Monday, October 20, 2014


Ink-Slinger Profiles by Alex Jay: Buford Tune

Buford Malcolm Tune was born in Eastland County, Texas on August 26, 1906. His birthplace was named in the Dallas Morning News (Texas), July 10, 1949, and Social Security Death Index had his birth date.

The 1910 U.S. Federal Census recorded Tune and his parents, Martin and Allie, in Abilene, Texas at 1410 Mesquite Street. His father did odd jobs.

Sylvester, Texas was Tune’s home in the 1920 census. His mother, a widow, was a telephone operator with three children to care for.

The Morning News said “Tune attended Abilene Christian College and took a course in the Chicago Academy of Fine Arts.” In Boody Rogers’ autobiography, Homeless Bound, Rogers attended the academy and wrote:

I paid my tuition for the summer course and asked the lady if she knew anyone I might split the rent with. She introduced me to another student from Texas, Buford Tune, who later was to draw the feature, “Dottie Dripple.” Tune and I found a room on the near north side, and each moved in his one suitcase.
At some point, Tune moved to Dallas. A 1923 city directory listed him at 3221 Forest Avenue as a Western Union messenger. He was a “Dallas News” artist in the 1925 directory. According to the Morning News, Tune also worked at the Philadelphia Public Ledger.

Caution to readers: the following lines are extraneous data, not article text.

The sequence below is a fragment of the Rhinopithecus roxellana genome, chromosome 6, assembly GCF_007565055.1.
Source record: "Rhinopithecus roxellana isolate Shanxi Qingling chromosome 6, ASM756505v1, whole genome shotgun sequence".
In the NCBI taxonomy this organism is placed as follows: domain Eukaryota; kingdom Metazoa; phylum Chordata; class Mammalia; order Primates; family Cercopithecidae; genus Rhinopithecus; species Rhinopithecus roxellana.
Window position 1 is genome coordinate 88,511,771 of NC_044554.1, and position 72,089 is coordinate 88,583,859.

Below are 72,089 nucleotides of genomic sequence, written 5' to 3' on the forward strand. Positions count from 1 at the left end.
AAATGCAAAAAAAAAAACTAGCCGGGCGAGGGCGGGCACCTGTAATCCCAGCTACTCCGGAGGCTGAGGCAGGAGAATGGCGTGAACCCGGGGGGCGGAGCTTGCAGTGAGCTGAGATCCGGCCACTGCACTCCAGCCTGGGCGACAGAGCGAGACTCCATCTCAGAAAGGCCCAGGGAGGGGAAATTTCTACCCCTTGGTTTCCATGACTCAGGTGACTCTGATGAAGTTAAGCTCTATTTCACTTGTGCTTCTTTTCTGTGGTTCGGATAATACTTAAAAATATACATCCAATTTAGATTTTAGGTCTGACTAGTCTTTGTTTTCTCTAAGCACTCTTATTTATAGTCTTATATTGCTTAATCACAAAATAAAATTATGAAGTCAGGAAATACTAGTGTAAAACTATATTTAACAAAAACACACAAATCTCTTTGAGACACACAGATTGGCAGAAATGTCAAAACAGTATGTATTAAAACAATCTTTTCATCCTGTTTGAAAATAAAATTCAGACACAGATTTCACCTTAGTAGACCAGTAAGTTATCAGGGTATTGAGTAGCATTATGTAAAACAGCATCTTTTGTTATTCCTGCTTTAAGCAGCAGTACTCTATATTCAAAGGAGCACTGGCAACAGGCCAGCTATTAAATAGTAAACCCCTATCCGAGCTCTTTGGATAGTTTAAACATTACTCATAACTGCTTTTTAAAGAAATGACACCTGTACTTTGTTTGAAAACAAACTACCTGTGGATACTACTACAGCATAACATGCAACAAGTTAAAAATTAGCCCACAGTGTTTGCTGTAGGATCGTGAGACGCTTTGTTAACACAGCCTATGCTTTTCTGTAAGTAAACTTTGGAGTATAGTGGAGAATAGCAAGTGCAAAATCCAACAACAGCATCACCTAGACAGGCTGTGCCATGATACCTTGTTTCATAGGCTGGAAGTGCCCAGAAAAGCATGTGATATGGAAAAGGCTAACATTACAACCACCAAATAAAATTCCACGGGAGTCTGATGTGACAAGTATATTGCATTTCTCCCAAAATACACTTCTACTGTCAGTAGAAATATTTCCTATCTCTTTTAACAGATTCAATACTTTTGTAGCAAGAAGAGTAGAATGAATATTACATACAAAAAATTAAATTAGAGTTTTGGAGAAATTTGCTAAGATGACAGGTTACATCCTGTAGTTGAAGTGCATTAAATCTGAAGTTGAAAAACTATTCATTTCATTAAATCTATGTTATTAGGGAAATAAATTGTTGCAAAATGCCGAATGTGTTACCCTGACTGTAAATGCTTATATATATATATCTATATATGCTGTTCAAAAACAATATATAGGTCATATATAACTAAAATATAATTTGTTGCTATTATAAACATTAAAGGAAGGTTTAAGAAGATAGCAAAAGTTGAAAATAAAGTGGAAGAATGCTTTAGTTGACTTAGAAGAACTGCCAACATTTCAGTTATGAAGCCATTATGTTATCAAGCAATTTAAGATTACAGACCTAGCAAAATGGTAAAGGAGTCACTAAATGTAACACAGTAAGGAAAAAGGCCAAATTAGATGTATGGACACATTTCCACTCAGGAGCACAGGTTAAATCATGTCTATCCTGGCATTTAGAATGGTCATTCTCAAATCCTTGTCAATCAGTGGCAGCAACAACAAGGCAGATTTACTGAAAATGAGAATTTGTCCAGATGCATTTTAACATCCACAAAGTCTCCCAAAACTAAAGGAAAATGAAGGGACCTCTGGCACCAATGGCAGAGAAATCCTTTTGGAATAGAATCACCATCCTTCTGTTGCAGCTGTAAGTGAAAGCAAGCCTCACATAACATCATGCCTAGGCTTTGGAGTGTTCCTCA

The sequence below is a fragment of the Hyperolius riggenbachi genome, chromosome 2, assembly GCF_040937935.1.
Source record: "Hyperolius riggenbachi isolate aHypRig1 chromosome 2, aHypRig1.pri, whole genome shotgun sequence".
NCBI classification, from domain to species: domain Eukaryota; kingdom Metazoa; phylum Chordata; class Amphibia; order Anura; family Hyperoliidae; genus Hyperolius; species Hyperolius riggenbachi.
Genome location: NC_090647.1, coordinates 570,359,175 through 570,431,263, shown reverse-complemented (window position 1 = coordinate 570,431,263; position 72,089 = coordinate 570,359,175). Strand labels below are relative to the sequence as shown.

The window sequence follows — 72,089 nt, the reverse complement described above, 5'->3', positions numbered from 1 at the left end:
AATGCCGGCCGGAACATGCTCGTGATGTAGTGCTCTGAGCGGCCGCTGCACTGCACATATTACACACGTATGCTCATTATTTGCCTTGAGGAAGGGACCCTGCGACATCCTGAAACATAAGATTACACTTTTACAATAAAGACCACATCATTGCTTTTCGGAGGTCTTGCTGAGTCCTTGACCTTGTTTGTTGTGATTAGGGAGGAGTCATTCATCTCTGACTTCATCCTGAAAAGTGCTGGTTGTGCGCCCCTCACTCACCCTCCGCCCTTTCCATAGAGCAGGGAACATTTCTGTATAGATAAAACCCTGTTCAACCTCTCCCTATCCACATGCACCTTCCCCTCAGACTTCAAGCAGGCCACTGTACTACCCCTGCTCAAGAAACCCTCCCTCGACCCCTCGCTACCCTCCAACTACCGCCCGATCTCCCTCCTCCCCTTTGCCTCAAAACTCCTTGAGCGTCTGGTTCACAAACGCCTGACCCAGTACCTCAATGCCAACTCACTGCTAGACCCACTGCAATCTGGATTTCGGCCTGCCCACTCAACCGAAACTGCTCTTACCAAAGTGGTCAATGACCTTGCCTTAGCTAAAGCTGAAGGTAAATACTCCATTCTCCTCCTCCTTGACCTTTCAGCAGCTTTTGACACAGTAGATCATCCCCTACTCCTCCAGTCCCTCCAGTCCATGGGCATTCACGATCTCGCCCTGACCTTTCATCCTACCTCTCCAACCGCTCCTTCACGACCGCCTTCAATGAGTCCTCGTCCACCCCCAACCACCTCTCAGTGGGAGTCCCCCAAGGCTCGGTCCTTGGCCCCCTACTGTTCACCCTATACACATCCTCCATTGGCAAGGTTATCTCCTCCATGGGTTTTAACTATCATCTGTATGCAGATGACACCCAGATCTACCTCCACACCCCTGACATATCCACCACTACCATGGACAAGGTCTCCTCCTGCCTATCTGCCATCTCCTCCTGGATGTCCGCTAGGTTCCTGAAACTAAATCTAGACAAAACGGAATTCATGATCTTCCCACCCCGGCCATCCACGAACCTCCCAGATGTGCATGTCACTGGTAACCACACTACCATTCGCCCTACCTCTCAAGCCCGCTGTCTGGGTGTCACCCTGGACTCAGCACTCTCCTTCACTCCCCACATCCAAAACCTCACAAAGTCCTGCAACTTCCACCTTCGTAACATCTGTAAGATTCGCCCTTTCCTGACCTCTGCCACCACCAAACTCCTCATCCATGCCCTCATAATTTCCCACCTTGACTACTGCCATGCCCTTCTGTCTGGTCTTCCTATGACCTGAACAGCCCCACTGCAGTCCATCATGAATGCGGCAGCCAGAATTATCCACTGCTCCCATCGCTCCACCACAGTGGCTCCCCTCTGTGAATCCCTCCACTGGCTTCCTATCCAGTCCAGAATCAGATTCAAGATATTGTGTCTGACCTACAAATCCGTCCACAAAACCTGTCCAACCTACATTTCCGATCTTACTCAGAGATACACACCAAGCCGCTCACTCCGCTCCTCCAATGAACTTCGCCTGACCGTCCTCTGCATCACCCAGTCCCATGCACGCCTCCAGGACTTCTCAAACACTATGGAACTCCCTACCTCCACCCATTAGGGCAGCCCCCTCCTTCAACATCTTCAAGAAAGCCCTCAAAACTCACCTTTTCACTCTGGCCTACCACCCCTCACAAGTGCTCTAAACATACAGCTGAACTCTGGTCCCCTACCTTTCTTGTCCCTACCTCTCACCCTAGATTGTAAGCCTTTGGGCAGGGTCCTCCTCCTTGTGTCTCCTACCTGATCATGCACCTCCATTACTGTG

In the late 1920s Tune moved to New York City. For United Feature Syndicate, he produced Doings of the Duffs from June 23, 1928 to August 15, 1931.

Tune resided in New York City at 51 Leroy Street, as recorded the 1930 census. He was a syndicated cartoonist. Roots Web has information about the Tune family. On December 15, 1930, Tune married Sylvia “Tibby” Newman. The Seattle Times (Washington), November 1, 1949, said, for ten years, Tune produced one-line gag cartoons while Tibby handled the sales. Also, Tune had a job in the advertising department of Paramount Pictures in New York.

This Week 5/12/1935

In 1940, Tune resided in Great Neck, New York, at 22 Hicks Lane. He had two sons, Donald and Bruce. Tune’s occupation was artist in the motion picture industry. A few years later Tune returned to comic strips.

Publishers Syndicate distributed Dotty Dripple which Buford took over from Jim McMenamy on October 16, 1944. The strip began June 26, 1944 and ended June 9, 1974. According to the Morning News, Tune’s family worked on the strip: Sunday page coloring by his wife, and lettering by oldest son, Donald.

Dallas Morning News 7/10/1949

Dotty Dripple also appeared in comics books and in its own title.

Some time in the 1940s, the Tunes moved to California. The Seattle Times said: “The Tune home is a sprawling seven-room Monterey bungalow in Los Angeles….”

Tune passed away May 21, 1989, in Santa Ana, California. An obituary appeared in the Orange County Register (Santa Ana, California), May 25.

—Alex Jay


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